No real surprises coming out of the water. We lost a little paint around the anodes (we are slightly over-protected with zincs), and the prop had quite a bit of calcified growth, and a nice colony of mussels on the keel cooler. We designed a big margin on the keel cooler to allow for warmer water and marine growth. Was nice to see that the engine cooling system was still performing great, even with all the growth that we had on the cooler.
We got right to work installing the thruster tube. The bow thruster tube is a section of 12" schedule 40 steel pipe, about 3/8" wall thickness. Plenty strong. Here's some of the work cutting in the holes for the pipe.
Once the fit-up was good, the tube was scribed and cut to match the hull plating. We added doubler plates and a couple of bolt on steel bars on each side of the tunnel to keep big debris out of the tunnel.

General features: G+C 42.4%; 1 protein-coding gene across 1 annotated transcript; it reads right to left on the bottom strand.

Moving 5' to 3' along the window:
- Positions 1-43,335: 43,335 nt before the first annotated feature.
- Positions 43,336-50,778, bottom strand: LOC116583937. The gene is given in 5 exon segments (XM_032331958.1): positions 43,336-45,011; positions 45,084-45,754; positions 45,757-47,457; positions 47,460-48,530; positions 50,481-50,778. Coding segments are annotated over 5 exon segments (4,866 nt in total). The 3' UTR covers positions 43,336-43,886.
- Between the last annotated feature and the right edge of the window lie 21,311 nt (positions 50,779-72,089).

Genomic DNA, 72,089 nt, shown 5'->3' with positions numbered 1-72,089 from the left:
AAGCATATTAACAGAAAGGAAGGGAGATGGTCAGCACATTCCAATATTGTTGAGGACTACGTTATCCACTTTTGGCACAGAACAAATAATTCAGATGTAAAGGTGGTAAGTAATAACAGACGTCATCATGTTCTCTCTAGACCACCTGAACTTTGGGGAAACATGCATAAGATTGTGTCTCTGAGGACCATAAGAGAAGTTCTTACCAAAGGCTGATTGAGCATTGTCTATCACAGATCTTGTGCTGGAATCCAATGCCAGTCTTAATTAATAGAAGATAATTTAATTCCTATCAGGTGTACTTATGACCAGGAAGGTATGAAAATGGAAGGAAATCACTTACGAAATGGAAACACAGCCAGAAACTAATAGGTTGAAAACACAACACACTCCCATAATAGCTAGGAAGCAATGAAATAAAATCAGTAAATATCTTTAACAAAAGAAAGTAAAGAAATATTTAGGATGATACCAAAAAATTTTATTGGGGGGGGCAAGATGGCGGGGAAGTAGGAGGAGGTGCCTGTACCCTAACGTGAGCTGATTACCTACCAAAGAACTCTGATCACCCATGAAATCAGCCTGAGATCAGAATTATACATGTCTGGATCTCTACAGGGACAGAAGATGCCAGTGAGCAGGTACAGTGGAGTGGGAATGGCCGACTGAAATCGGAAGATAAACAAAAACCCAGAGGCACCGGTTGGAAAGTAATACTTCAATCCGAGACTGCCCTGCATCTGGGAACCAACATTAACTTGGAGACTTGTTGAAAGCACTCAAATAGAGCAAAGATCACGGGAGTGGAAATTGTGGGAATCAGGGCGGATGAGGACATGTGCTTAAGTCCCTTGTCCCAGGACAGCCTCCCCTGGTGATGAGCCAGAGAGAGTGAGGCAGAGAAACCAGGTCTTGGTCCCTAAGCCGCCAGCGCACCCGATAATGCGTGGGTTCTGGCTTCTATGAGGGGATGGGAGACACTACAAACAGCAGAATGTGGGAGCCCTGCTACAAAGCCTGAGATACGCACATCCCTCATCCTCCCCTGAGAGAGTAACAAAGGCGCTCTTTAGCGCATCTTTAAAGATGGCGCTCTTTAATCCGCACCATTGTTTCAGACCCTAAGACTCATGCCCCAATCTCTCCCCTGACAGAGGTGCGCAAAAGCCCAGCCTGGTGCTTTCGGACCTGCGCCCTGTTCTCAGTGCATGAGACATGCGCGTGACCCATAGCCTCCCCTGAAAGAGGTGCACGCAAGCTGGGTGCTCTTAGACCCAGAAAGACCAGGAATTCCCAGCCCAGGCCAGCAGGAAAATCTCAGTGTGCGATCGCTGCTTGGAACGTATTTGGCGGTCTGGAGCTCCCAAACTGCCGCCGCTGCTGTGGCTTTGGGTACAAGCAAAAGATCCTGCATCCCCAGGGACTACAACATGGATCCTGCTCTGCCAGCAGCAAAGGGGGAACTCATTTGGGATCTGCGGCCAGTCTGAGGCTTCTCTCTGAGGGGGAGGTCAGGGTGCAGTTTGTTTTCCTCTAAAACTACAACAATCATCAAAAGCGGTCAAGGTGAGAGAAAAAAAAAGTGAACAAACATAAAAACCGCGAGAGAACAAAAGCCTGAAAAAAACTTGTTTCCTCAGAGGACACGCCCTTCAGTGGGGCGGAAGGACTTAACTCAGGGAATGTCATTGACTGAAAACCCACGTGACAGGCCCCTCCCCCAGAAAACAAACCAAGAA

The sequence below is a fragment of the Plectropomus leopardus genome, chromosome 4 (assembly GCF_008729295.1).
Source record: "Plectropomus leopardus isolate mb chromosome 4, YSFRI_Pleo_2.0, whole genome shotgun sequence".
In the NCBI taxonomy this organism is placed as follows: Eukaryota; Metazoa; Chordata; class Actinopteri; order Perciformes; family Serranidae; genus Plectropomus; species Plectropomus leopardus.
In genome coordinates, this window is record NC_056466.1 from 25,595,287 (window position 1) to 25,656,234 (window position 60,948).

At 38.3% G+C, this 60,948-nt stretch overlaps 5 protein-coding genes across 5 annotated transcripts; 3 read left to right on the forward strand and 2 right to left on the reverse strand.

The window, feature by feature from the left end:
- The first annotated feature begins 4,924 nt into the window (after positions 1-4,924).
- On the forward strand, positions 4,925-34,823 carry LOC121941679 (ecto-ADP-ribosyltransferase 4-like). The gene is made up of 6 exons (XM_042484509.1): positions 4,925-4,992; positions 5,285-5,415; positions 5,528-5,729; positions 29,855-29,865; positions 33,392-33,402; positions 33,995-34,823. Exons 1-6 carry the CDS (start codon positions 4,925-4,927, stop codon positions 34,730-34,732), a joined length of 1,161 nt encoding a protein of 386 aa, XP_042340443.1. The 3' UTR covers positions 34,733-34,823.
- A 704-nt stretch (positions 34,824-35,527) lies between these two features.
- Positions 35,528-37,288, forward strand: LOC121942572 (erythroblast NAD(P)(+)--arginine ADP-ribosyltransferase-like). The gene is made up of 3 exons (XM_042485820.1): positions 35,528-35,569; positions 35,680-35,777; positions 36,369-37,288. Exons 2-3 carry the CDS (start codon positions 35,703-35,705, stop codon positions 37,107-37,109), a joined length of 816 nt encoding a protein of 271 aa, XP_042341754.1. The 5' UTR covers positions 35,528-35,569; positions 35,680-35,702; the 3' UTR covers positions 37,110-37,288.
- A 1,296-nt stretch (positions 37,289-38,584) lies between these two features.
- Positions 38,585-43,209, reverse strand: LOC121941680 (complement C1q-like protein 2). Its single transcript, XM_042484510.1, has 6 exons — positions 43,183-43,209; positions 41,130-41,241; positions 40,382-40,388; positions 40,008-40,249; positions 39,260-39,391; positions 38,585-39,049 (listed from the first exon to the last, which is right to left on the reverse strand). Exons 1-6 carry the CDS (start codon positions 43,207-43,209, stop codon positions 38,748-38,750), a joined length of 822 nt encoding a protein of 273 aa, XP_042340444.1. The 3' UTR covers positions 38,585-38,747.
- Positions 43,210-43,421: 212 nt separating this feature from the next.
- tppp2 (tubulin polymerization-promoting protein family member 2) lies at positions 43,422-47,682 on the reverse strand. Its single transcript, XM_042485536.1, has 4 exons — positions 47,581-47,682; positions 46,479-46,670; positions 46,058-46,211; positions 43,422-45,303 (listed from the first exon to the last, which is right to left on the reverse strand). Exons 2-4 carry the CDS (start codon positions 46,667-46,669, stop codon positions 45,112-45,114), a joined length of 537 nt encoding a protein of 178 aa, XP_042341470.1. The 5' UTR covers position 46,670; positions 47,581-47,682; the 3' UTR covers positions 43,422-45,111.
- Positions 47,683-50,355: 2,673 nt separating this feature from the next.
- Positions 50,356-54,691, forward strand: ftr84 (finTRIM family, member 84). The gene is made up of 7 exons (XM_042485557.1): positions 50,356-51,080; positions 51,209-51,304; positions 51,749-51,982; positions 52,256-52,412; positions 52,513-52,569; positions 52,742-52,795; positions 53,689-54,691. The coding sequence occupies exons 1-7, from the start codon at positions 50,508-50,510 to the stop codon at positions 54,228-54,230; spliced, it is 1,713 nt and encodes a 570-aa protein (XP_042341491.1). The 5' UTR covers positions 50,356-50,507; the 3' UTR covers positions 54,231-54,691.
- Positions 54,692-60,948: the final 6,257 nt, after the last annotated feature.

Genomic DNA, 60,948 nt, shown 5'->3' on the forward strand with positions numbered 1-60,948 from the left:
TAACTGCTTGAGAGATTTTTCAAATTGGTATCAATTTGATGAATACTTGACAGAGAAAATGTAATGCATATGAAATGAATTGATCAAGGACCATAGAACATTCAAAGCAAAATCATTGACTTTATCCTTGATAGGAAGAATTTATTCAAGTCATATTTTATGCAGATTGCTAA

The controller went right between the tiller and the engine controls. It looks a little tight in the pics, but is very ergonomic, and allows for easy control of the rudder and bow thruster with one hand.
A great tool for this kind of work:
The cat wasn't much help:
I spent the second weekend at the shipyard cleaning and painting the inside of the forepeak, then installing the gear leg (the part that connects the motor to the counter-rotating props), and hooking everything up: hoses, wiring, directional control valve, gear oil reservoir, etc.
The finished product:
I got my hands on a "corrosion meter", which measures the effectiveness of the zinc anodes protecting the hull, and tells you if all the underwater metals are properly protected by the anodes.
Required a 1/2" hole in the hull for the reference anode and a couple of wires to hook up:
Decided to try Propspeed coating on the propeller to cut down on some of the growth between haulouts. Also added a nasty looking serrated line cutter to the shaft:
Back in the water:
The bow thruster worked right out of the travel lift- no issues, plenty of power, and a huge improvement in close-quarters maneuverability.